A U.S. airstrike in Afghanistan's eastern Nangahar province killed the media director of the Daesh terror group, United States forces said late Friday.
Gen. Mohammad Zaman, the commander of the Afghan Army's 201st Silab Corps, is claiming this weekend that the latest offensive against the ISIS affiliate in the Nangarhar Province has led to the deaths of around 700 ISIS fighters so far.
The June 3 air strike, which targeted a major militant hub in the province's Achin district, cut the extremist group's communications and connections to IS in Syria, a USA statement said on June 16.
U.S. and Afghan forces have been battling Islamic State militants in Nangarhar province since its emergence there in January 2015. "With our Afghan partners we will continue to aggressively target ISIS-K and defeat them", Nicholson said.
USFOR-A estimates the group is comprised of fewer than 1,000 fighters who are mostly restricted to Nangarhar. ISIS-K claimed responsibility.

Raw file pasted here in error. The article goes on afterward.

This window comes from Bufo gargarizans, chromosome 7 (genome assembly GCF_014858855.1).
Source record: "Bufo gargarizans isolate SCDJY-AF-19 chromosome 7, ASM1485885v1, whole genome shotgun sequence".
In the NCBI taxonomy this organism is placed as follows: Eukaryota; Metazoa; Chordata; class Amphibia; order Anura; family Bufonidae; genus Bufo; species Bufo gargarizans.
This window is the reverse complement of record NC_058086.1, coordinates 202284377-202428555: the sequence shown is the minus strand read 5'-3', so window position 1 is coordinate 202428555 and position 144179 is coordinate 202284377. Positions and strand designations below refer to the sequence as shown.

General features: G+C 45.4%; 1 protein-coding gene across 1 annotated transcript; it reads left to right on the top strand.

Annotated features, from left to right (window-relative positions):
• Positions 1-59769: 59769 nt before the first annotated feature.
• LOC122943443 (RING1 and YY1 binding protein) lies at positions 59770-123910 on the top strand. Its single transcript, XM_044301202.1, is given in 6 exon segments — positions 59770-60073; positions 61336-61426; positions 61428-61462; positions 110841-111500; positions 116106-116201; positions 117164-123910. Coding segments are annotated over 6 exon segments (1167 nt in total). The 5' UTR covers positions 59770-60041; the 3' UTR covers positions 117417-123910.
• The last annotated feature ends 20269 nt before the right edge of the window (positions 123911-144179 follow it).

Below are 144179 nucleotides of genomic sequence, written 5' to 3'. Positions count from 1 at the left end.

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We are working away at them and we will continue to work away at them. "I hope we will have an executive that will involve them all too".
In April, the Air Force dropped its largest non-nuclear bomb, known as the Massive Ordnance Air Blast, or "Mother of all Bombs (MOAB)", on a complex of caves in the restive Nangarhar Province.
Islamic State-Khorasan recently chased the Taliban away from Tora Bora, a one-time Osama bin Laden hideout.
On Saturday, an Afghan official told The Associated Press that government forces had recaptured Tora Bora, killing almost two dozen ISIS-K fighters.
Over the past ten months, Afghan and USA forces have killed several Daesh leaders, including the emir of the Khorasan branch, Hafiz Sayed Khan, and his successor, Abdul Hasib.
According to the statement, there were no civilian casualties sustained during the strike.